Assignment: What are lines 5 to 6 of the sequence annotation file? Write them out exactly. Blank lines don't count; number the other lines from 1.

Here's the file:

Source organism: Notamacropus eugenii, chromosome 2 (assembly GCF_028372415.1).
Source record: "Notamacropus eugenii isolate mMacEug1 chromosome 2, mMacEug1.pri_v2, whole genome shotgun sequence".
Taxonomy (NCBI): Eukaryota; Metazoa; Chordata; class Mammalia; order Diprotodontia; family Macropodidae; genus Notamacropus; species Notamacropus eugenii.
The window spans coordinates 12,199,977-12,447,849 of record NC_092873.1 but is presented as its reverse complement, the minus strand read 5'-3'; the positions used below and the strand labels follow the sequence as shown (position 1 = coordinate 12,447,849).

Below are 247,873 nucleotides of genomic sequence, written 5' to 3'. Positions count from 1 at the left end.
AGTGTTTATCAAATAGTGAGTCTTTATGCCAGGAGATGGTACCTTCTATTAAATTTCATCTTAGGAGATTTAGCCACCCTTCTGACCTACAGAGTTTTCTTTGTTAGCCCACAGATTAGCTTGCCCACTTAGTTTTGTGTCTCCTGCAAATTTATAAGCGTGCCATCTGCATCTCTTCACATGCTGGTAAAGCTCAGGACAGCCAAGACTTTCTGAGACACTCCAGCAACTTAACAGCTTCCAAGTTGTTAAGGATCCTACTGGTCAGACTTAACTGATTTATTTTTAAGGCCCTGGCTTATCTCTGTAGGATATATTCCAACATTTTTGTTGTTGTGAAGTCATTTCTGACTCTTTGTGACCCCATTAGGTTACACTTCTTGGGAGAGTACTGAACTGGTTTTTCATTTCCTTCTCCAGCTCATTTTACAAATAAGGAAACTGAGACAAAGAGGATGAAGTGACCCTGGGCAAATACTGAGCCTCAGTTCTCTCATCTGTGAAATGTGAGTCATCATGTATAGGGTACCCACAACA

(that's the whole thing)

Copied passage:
Below are 247,873 nucleotides of genomic sequence, written 5' to 3'. Positions count from 1 at the left end.
AGTGTTTATCAAATAGTGAGTCTTTATGCCAGGAGATGGTACCTTCTATTAAATTTCATCTTAGGAGATTTAGCCACCCTTCTGACCTACAGAGTTTTCTTTGTTAGCCCACAGATTAGCTTGCCCACTTAGTTTTGTGTCTCCTGCAAATTTATAAGCGTGCCATCTGCATCTCTTCACATGCTGGTAAAGCTCAGGACAGCCAAGACTTTCTGAGACACTCCAGCAACTTAACAGCTTCCAAGTTGTTAAGGATCCTACTGGTCAGACTTAACTGATTTATTTTTAAGGCCCTGGCTTATCTCTGTAGGATATATTCCAACATTTTTGTTGTTGTGAAGTCATTTCTGACTCTTTGTGACCCCATTAGGTTACACTTCTTGGGAGAGTACTGAACTGGTTTTTCATTTCCTTCTCCAGCTCATTTTACAAATAAGGAAACTGAGACAAAGAGGATGAAGTGACCCTGGGCAAATACTGAGCCTCAGTTCTCTCATCTGTGAAATGTGAGTCATCATGTATAGGGTACCCACAACA